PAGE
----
Dean opened the cigar box. "Pencils. Key chains. Is this from a Happy Meal?" he asked, poking at a toy wind-up car.
"I wouldn't know," Sam said loftily, earning a glare that made him smirk.
"Here's another one of those bracelets," Dean said, holding up a stretchy green rubber band like Kevin had had.
Sam picked it up and looked at it. It had GEOCACHING emblazoned along one side. "Someone must make these to leave at caches."
"Someone needs a life," Dean muttered. Then he let out a low whistle. "I don't think this is standard caching material."
Sam looked back over his shoulder to see Dean poking one of the objects in the box with the blade of the penknife he'd used to pry the dented box open. It was a locket on a chain, old and tarnished silver that was out of place among the brightly colored plastic of the other trinkets. "What is it?" he asked, reaching over Dean's shoulder.
Dean slapped his hand back and used the blade of the knife to lift the chain out of the box. "Cursed object, dude. Or at least it might be one."
Chastened, Sam stood back and let Dean carefully remove the necklace from the box and deposit it into his pocket. When he was done, he put away the knife and held out his hand.
"What?" Sam asked, puzzled.
"We gotta replace it with something, right?"
Sam frowned. "Yeah, but we're not actually geocaching, Dean."
"We found the damn box and we're taking something out of it. That means we're putting something back in, and we don't need that anymore, do we?" Dean asked, nodding at the bright yellow GPS unit in Sam's hand.
Sam almost unconsciously held the device closer to him. "We're not leaving our GPS in the geocache."
Dean let out a sigh. "And here I thought you were such a stick-to-the-rules kind of guy."
Retracing their steps to the car was easy, and they were back in their hotel room before noon. After running through a couple of standard tests, they decided the necklace itself wasn't the problem, and Dean carefully used the blade of his sharpest knife to pry open the delicate locket. Inside was a faded, stained sepia-tone photograph of a young woman with her hair upswept, wearing the full skirts of the nineteenth century. Her face wasn't more than a blurred smudge, but the words opposite her picture were legible.
"Clara Woodward," Dean read. "Huh. She was kinda hot."
Sam rolled his eyes. How could Dean tell that from the image when they couldn't see her face, only the outline of her hourglass figure—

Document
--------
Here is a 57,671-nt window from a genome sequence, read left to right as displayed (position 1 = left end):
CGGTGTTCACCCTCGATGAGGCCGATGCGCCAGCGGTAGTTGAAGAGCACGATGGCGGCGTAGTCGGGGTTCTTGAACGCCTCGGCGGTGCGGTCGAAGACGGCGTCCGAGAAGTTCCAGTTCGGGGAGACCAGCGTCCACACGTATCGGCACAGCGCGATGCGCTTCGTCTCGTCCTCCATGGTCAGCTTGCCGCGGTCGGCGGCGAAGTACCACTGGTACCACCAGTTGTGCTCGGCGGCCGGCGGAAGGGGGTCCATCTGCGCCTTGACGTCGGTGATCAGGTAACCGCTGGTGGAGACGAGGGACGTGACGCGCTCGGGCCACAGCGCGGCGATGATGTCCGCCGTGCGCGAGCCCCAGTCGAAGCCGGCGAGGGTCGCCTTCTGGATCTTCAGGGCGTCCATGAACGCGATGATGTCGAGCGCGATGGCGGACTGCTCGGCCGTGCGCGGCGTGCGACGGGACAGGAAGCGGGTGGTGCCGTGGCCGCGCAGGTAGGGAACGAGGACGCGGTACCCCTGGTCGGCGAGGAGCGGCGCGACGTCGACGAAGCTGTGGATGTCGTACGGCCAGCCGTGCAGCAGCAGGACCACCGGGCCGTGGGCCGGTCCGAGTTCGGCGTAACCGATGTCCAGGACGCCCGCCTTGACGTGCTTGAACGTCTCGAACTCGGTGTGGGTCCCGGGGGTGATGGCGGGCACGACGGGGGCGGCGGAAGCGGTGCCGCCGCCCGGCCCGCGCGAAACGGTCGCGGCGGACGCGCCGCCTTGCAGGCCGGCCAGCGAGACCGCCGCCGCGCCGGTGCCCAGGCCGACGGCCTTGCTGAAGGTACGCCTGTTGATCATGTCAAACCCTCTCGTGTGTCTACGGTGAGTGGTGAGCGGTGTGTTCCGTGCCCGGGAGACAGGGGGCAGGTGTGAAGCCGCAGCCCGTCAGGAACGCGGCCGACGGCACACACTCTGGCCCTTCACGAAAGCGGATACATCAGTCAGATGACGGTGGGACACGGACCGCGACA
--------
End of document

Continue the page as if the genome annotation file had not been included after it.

Oh. Well. That said something about how Dean chose his women, Sam thought.
"Any idea who she was, History Boy?" Dean asked.
"No idea," Sam replied absently, his eyes roaming over the image to try and pick up any clues about where it was from. He sat back in the vinyl chair and said, "Maybe we should take it to the museum. Someone there might be able to date it."
"The Orphan Train Museum?" Dean asked, one eyebrow cocked. When Sam nodded, he grinned. "Time to get your geek on?"
Sam wondered sometimes if he should learn to roll his eyes in the other direction so they weren't unevenly strained.
It turned out that the docent at the museum, a motherly woman named Virginia Taylor, was thrilled to see the locket. It had disappeared a couple of months ago from a display about the valuables that children had taken with them on their sad journeys. "This belonged to a young man named Joseph Woodward," she said, holding it up to the light and frowning when she saw a scratch on the back. "We know that he came from Philadelphia, and that the Bauers took him in. And that his mother was a beautiful woman."
"Mm-hmm," Dean agreed.
Sam gave the docent a pained smile. "How did Joseph end up here? Do you know?"
"Oh, yes, I know all their stories," Virginia replied with a smile and a nod. "Or at least most of them." Her smile slipped away. "The sadder ones like Joseph, they tend to stay with you, you know?"
"What happened?" Sam asked.
"The poor boy. His parents both died in a fire at their home in Boston. You can see the scars on his face in the photograph we have of him."
Sam exchanged a look with Dean, who had that alert look like a hound on the trace of a scent. "You have a picture?" he asked.
"Right over here." She led them to an exhibit with a series of photographs and pointed to the highest one, level with Dean's eyes. "In the middle, next to the little blonde girl."
Sam saw a boy of about twelve years old, a patch on his cheek that at first glance looked like a flaw in the photograph, but upon closer examination, was the scar Virginia had mentioned. "Did Joseph live the rest of his life here?" Sam asked.
"Yes, he did," Virginia answered. "The poor thing had just as tragic a death as his life, too."
"What do you mean?" Dean asked, his ears practically perking up.
"He barely made it past twenty. He was out on the Bauers' farm in one of the back fields, and a mountain lion attacked him." Virginia shook her head. "Must have been one of the last ones in the county, too; they became extinct not long after."
He didn't have to look at Dean to know what the look on his face would be, but he did anyway. Jackpot, Dean's raised eyebrow and knowing look were saying. There was going to be one less set of bones in the soil of Concordia, Kansas, come morning.
"Do you, um, maybe know where he was buried?" Sam rushed on, "My mother was killed in a fire, too, and I'd like to pay my respects."